Creator/series writer Eric Garcia doesn’t care if viewers start seeing him Netflix from a random episode in the middle of the heist show “Kaleidoscope” – that’s actually how he made it.
“I said, ‘I’ll think about delivering this party.’ [of episodes on streaming] there’s no reason to watch the show in order. Why can’t we watch it without order? Garcia told The Post. “Heist stories, which have always been my favorite genre, are always about loyalty, who’s on whose side, and changing personalities.
“For a show that’s meant to have different characters at different times and see them from different angles, it felt like a smart way to combine two things: a heist and a non-linearity. [storytelling]”.
Premiering on January 1st and executive produced by Ridley Scott, Kaleidoscope is about a group of characters coming together to take on a big bet. There is founder Leo Papp (Giancarlo Esposito); gun expert/lawyer Ava Mercer (Paz Vega); explosives expert Judy Goodwin (Rosalyn Elbay); safe cracker Bob Goodwin (Jai Courtney); smuggler Stan Loomis (Peter Mark Kendall; and driver RJ Acosta JR (Jordan Mendoza). They are all trying to kidnap former thief-turned-security titan Roger Salas (Rufus Sewell) and his protégé Hannah Kim (Tati Gabriel .
Each episode has a color instead of a number (eg Yellow, Green, etc. instead of “Episode 1” or “Episode 2”). Each Netflix viewer receives the episodes in a different order (except for the finale, which is completed for everyone).
Garcia, who also wrote the novel on which Ridley Scott’s 2003 film Matchstick Men is based, says: “The only canonical location is ‘White’ in the end, which basically serves as a skeleton key.”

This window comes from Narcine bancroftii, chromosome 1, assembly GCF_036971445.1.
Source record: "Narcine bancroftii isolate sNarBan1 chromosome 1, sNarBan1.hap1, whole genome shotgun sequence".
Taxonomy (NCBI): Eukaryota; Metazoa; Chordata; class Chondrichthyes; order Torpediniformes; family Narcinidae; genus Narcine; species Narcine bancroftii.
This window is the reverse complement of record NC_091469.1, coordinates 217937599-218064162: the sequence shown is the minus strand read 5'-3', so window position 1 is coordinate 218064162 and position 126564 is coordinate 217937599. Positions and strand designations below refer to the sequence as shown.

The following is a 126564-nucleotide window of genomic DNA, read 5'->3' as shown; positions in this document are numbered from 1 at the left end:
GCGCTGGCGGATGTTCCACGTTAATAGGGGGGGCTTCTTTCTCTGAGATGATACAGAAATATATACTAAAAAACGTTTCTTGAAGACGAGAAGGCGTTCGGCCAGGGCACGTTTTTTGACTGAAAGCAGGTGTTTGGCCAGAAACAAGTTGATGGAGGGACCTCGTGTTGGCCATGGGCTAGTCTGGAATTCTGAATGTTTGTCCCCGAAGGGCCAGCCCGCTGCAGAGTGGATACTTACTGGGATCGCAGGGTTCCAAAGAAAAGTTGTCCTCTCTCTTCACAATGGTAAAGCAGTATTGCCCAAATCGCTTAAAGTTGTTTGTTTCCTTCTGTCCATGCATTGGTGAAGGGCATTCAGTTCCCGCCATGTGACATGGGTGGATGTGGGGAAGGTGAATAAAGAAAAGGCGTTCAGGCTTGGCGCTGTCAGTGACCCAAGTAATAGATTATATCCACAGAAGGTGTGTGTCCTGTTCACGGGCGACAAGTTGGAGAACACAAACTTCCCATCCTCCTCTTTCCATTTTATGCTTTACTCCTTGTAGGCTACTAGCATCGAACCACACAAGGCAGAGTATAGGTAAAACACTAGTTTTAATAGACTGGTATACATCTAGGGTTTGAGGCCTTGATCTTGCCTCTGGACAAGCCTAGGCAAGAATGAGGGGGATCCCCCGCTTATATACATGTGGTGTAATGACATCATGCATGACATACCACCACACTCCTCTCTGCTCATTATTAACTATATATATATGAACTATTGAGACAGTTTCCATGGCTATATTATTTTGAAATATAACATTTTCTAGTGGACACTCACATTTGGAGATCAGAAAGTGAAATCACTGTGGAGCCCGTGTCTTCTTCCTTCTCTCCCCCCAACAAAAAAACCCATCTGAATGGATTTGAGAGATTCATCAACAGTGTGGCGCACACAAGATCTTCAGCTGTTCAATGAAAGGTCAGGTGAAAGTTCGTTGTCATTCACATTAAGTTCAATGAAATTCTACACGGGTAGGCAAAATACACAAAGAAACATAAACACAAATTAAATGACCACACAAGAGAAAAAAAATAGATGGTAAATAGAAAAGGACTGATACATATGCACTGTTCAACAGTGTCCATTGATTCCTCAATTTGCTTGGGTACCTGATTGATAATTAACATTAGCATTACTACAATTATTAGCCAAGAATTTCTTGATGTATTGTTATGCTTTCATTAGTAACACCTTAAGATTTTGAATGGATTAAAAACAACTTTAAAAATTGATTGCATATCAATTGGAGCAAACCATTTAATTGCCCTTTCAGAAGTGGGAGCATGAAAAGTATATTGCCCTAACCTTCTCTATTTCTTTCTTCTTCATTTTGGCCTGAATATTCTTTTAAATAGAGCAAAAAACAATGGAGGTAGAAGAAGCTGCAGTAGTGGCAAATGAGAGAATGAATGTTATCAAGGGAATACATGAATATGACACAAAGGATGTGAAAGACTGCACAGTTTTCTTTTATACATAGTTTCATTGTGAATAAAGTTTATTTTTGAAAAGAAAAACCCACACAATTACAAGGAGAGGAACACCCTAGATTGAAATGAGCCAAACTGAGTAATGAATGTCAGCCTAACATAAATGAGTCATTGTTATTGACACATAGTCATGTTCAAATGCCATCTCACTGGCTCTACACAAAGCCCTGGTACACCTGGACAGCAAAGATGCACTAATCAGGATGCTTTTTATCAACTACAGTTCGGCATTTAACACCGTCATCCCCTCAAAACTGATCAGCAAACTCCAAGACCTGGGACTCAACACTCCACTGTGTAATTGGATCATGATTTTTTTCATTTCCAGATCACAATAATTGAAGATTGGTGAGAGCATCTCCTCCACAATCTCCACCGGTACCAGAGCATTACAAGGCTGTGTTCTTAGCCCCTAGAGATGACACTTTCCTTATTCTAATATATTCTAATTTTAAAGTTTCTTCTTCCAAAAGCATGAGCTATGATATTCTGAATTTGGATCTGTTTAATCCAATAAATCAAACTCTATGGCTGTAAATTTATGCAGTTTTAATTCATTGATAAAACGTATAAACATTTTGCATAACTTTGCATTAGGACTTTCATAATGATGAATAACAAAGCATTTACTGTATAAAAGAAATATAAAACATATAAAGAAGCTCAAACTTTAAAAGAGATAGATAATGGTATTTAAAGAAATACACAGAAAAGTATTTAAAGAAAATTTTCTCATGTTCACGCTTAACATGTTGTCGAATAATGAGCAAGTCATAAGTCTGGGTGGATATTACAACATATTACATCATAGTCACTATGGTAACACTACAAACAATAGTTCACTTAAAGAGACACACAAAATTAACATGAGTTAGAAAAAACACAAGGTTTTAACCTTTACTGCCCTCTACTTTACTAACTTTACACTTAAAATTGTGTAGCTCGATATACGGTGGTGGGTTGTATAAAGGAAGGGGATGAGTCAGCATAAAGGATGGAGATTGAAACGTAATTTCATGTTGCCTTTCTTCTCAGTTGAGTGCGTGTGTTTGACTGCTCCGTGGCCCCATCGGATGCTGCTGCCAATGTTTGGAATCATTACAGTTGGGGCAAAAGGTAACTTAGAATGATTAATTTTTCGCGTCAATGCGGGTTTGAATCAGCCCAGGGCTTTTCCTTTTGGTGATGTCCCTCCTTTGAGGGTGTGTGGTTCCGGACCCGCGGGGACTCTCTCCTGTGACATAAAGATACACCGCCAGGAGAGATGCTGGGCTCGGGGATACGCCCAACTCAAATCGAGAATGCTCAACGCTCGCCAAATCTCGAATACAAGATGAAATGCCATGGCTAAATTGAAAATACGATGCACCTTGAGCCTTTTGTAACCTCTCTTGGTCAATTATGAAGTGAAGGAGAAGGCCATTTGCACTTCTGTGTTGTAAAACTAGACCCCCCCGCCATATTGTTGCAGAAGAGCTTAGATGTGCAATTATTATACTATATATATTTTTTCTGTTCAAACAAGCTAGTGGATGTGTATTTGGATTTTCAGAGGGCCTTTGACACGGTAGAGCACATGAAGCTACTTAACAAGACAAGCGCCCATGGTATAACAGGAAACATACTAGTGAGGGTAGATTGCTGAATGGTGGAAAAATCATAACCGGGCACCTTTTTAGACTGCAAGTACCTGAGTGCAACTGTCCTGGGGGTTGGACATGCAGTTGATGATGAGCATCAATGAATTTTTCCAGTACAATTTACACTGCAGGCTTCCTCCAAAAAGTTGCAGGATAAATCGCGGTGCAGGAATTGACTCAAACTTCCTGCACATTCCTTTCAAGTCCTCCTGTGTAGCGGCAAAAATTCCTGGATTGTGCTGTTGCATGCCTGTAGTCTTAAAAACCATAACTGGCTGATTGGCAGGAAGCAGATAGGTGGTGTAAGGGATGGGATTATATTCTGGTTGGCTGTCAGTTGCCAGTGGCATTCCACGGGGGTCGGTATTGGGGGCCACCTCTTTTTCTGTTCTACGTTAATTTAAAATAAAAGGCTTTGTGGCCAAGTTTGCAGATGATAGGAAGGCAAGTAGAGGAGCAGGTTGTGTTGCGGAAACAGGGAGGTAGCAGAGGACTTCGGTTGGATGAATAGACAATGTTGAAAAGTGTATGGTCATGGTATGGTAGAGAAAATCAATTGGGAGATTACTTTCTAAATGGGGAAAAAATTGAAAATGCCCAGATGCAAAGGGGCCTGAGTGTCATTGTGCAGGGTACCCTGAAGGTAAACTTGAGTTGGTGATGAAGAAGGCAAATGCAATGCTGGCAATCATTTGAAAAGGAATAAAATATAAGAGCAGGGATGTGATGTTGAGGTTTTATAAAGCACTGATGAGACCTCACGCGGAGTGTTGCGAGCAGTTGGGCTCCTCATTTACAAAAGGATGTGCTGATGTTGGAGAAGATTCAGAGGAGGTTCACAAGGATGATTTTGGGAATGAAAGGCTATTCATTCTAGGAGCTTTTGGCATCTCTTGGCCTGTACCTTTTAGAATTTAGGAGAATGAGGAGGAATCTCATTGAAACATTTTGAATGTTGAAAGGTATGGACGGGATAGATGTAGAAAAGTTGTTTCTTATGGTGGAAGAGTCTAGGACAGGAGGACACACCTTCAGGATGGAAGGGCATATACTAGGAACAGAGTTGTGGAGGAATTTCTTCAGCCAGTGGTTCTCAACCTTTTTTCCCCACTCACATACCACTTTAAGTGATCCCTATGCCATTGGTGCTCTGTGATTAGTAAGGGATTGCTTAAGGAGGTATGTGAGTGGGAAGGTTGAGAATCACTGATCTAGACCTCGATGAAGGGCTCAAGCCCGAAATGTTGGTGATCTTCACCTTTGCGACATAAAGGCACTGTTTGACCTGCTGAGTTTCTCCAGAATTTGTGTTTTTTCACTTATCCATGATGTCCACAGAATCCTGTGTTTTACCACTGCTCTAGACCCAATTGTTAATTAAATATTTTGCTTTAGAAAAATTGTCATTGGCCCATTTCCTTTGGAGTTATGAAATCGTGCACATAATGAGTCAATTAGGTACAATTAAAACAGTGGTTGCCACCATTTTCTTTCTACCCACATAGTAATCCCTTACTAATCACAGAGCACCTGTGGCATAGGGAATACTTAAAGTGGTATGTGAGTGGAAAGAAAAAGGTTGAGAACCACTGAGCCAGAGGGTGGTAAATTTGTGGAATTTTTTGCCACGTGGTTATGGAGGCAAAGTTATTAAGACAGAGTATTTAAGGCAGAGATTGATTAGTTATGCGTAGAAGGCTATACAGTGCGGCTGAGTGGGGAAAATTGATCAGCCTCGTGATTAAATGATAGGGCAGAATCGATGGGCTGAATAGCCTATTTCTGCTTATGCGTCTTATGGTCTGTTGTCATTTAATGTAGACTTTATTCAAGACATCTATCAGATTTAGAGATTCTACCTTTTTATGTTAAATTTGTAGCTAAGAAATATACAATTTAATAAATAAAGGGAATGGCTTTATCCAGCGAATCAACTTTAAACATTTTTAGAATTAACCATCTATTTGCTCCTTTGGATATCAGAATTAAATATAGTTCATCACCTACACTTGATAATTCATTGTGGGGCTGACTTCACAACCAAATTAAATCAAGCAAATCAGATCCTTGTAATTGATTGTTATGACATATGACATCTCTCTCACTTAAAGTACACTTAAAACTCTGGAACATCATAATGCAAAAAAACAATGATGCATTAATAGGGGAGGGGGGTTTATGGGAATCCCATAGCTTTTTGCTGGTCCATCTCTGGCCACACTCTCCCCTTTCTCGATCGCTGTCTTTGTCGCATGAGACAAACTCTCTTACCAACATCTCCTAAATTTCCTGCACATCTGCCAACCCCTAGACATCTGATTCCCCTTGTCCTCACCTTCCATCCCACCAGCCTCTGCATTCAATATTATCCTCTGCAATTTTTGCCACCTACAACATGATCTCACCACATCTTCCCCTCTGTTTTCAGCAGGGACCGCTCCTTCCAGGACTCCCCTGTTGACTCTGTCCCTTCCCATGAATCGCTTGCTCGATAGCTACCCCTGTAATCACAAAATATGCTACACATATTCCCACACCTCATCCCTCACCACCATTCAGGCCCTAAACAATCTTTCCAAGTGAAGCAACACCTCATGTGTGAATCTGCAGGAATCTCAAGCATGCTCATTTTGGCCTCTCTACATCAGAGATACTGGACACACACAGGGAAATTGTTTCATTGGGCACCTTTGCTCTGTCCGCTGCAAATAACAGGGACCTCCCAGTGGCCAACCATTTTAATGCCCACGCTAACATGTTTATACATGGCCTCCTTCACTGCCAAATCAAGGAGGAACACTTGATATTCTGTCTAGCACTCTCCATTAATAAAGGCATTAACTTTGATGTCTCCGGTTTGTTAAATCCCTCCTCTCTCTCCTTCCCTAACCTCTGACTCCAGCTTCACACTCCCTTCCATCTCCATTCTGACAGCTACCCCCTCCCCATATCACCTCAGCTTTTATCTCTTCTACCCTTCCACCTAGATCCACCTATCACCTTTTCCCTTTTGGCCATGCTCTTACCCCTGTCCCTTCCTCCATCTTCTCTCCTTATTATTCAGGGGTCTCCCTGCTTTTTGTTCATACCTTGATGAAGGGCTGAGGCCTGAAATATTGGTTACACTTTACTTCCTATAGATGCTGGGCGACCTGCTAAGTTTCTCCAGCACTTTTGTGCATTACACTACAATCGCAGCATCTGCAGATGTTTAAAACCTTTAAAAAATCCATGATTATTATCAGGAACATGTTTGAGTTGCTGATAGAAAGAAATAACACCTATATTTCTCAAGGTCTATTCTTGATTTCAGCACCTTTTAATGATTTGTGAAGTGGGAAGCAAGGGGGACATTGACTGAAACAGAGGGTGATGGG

“I hope that everyone will have a different perspective on the characters and the plot … The show really lives in the conversations between people and the second viewing when you watch it in a different order.”
Each episode takes place at a different time; For example, one is set six weeks before the robbery, one is set the morning after, and another is set seven years into the past. The grand finale is the heist itself.
According to Garcia, he had several influences, including classic heist films such as the 1955 French film Rififi, as well as other non-linear stories such as Pulp Fiction and Memento. . To eliminate this unusual structure, he established rules in his writers’ room and filled it with “Whiteboards on Whiteboards”. We probably broke the board budget for the show. “A Beautiful Mind” appeared there, he said.
“In a simple chronological series, we as writers have tricks to create drama and suspense. We don’t have that. We are handing over the structure to the audience,” he said. “But at the same time, you have to be able to introduce the characters in a way that will keep people interested no matter when they’re watching.
“We treated each episode as a pilot. One of the questions was, “If you saw this episode first, what do you think the show is about?” We’ve made sure that no matter what you watch first, it feels like a…different show. There’s an episode that starts 24 years in the past and you’re seeing this origin story. There’s an episode that starts with our FBI agent, and if you’re watching it, you’re going to think it’s about him.
Garcia says he’s not worried about confusing viewers.
“I think we can trust the audience today. “There’s so much on TV and I think people want something different,” he said. “Some people have thought, ‘I’ll learn the order and follow it chronologically.’ That’s fine, I don’t have a problem with it. I don’t think there’s a perfect order.
“There’s a percentage of people who just watch it as a heist show, and that’s great,” he said, “And there’s a percentage of people who want to watch it and enjoy it in a chaotic way. discussion with St. And there are people – and I usually count myself among them – who go deep into the woods and start looking for Easter eggs and clues and on the Internet and on Reddit.